The UK Government has announced it will continue to contribute towards the price of an electric motorcycle or scooter despite scrapping its grant scheme for electric cars in favour of investing in alternative transport and the national recharging infrastructure.
The Department for Transport announced the plug-in subsidy scheme - worth up to £1,5000 - was being terminated with immediate effect for cars, but insists it will syphon £300 million towards incentives towards the purchase of electric motorcycles, scooters, taxis, vans and trucks.
It comes six months after the Government made an abrupt decision to heavily reduce grants towards electric vehicles, signalling plans to phase out the scheme altogether.
That move led to grants of up to £1,500 (or 20 per cent of the purchase price) plug-in electric motorcycles being whittled down to a new grant system of 35% up to £150 for mopeds and £500 for motorcycles, so long as they cost £10,000 or less.
Justifying the decision to withdraw the four-wheel grant, the Government cites the continued growth of electric car sales as vindication that previous grant reductions had little damaging effect on their popularity.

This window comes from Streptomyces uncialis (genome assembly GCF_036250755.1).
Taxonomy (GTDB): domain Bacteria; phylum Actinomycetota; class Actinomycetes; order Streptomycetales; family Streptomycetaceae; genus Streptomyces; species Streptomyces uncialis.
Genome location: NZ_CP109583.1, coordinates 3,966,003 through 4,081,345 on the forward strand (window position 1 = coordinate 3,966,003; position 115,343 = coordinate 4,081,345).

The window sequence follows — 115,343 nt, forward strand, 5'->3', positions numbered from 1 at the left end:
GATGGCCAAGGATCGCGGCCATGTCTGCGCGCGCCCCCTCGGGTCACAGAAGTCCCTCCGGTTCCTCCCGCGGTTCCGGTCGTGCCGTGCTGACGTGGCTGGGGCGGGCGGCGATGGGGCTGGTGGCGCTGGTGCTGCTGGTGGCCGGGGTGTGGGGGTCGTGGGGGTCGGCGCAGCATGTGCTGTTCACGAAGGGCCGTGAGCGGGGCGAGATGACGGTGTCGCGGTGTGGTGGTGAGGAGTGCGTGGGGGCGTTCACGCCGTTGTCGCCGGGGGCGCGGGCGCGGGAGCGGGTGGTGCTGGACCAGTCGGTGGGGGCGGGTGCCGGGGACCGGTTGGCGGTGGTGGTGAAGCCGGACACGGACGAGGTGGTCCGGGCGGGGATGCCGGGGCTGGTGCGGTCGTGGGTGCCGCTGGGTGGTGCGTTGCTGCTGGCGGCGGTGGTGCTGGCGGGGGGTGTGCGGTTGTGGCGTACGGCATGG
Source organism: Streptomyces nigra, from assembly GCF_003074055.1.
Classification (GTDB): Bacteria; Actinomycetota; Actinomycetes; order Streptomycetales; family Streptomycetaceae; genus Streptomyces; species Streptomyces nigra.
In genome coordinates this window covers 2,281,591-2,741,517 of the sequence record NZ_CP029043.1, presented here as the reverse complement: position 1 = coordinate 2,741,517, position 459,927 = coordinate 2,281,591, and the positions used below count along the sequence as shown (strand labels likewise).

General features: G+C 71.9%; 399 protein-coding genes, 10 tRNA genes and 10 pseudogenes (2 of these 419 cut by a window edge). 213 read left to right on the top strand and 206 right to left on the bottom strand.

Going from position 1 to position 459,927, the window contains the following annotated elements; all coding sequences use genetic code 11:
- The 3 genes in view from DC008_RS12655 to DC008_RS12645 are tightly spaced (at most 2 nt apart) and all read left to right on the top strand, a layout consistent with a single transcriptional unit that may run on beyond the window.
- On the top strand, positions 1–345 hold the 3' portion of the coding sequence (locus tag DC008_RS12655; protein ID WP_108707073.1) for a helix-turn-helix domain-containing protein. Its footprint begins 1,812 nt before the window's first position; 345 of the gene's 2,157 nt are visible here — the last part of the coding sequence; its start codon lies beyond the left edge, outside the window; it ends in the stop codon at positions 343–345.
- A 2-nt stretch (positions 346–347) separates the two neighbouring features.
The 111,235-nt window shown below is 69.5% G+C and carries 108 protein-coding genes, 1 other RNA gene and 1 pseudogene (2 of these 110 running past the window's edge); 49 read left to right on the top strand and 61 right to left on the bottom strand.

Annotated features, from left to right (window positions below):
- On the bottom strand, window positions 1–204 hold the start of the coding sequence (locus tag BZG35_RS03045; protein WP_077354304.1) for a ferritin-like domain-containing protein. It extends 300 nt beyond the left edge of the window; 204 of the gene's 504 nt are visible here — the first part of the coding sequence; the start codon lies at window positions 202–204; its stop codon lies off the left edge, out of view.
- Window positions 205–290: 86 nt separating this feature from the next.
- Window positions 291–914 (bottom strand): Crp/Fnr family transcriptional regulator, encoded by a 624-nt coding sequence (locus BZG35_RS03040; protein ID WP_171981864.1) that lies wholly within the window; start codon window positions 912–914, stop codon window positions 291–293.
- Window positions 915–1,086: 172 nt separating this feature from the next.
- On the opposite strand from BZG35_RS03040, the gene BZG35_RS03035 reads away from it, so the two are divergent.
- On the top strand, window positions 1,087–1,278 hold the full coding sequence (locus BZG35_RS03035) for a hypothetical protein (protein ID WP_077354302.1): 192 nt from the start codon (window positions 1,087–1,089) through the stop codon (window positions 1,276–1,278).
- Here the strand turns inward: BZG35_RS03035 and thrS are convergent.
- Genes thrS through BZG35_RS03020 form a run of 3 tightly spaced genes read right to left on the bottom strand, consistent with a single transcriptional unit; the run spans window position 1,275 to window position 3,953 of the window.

By contrast, the electric PTW (powered two-wheeler) market remains small, contributing just 5% of overall sales in the UK, the vast majority of which are short range scooters.
However, with electric PTW sales already up 53% year-on-year, the government will keep the plug-in grant scheme in place to spur on this growth, even if it will continue to rule out bigger models such as the Harley-Davidson/LiveWire ONE and most models in the Zero Motorcycles range.
A statement from Transport Minister Trudy Harrison, read: “Having successfully kickstarted the electric car market, we now want to use plug-in grants to match that success across other vehicle types, from taxis to delivery vans and everything in between, to help make the switch to zero emission travel cheaper and easier.”
As well as focusing on alternative vehicle types, funds previously assigned to electric car grants will go towards expanding and strengthening the UK’s plug-in recharging network to keep up with growing demand.